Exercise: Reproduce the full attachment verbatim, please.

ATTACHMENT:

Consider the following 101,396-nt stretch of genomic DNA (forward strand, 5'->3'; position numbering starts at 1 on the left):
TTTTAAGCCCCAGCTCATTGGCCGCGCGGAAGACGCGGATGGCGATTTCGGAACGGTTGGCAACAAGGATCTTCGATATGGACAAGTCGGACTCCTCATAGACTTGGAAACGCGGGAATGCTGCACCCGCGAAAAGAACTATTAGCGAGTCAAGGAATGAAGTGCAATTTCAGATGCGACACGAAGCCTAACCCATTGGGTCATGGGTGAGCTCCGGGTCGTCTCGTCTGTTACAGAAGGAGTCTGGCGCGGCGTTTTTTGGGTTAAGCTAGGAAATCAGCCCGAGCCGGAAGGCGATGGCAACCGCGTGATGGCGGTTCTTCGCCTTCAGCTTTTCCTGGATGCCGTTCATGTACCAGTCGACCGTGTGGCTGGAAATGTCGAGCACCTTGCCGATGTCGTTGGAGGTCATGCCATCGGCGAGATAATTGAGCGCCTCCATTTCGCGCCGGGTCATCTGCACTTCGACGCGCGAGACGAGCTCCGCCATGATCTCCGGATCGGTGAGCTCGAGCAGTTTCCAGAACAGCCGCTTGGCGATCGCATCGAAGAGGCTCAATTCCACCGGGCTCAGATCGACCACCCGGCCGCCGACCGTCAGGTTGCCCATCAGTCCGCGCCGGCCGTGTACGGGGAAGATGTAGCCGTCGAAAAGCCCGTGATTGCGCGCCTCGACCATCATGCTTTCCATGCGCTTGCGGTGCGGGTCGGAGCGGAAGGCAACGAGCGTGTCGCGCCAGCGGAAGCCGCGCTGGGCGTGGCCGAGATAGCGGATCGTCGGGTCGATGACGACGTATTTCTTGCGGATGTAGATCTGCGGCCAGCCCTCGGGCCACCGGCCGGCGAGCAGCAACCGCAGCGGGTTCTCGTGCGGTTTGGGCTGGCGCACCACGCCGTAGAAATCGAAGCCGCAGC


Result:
Consider the following 101,396-nt stretch of genomic DNA (forward strand, 5'->3'; position numbering starts at 1 on the left):
TTTTAAGCCCCAGCTCATTGGCCGCGCGGAAGACGCGGATGGCGATTTCGGAACGGTTGGCAACAAGGATCTTCGATATGGACAAGTCGGACTCCTCATAGACTTGGAAACGCGGGAATGCTGCACCCGCGAAAAGAACTATTAGCGAGTCAAGGAATGAAGTGCAATTTCAGATGCGACACGAAGCCTAACCCATTGGGTCATGGGTGAGCTCCGGGTCGTCTCGTCTGTTACAGAAGGAGTCTGGCGCGGCGTTTTTTGGGTTAAGCTAGGAAATCAGCCCGAGCCGGAAGGCGATGGCAACCGCGTGATGGCGGTTCTTCGCCTTCAGCTTTTCCTGGATGCCGTTCATGTACCAGTCGACCGTGTGGCTGGAAATGTCGAGCACCTTGCCGATGTCGTTGGAGGTCATGCCATCGGCGAGATAATTGAGCGCCTCCATTTCGCGCCGGGTCATCTGCACTTCGACGCGCGAGACGAGCTCCGCCATGATCTCCGGATCGGTGAGCTCGAGCAGTTTCCAGAACAGCCGCTTGGCGATCGCATCGAAGAGGCTCAATTCCACCGGGCTCAGATCGACCACCCGGCCGCCGACCGTCAGGTTGCCCATCAGTCCGCGCCGGCCGTGTACGGGGAAGATGTAGCCGTCGAAAAGCCCGTGATTGCGCGCCTCGACCATCATGCTTTCCATGCGCTTGCGGTGCGGGTCGGAGCGGAAGGCAACGAGCGTGTCGCGCCAGCGGAAGCCGCGCTGGGCGTGGCCGAGATAGCGGATCGTCGGGTCGATGACGACGTATTTCTTGCGGATGTAGATCTGCGGCCAGCCCTCGGGCCACCGGCCGGCGAGCAGCAACCGCAGCGGGTTCTCGTGCGGTTTGGGCTGGCGCACCACGCCGTAGAAATCGAAGCCGCAGC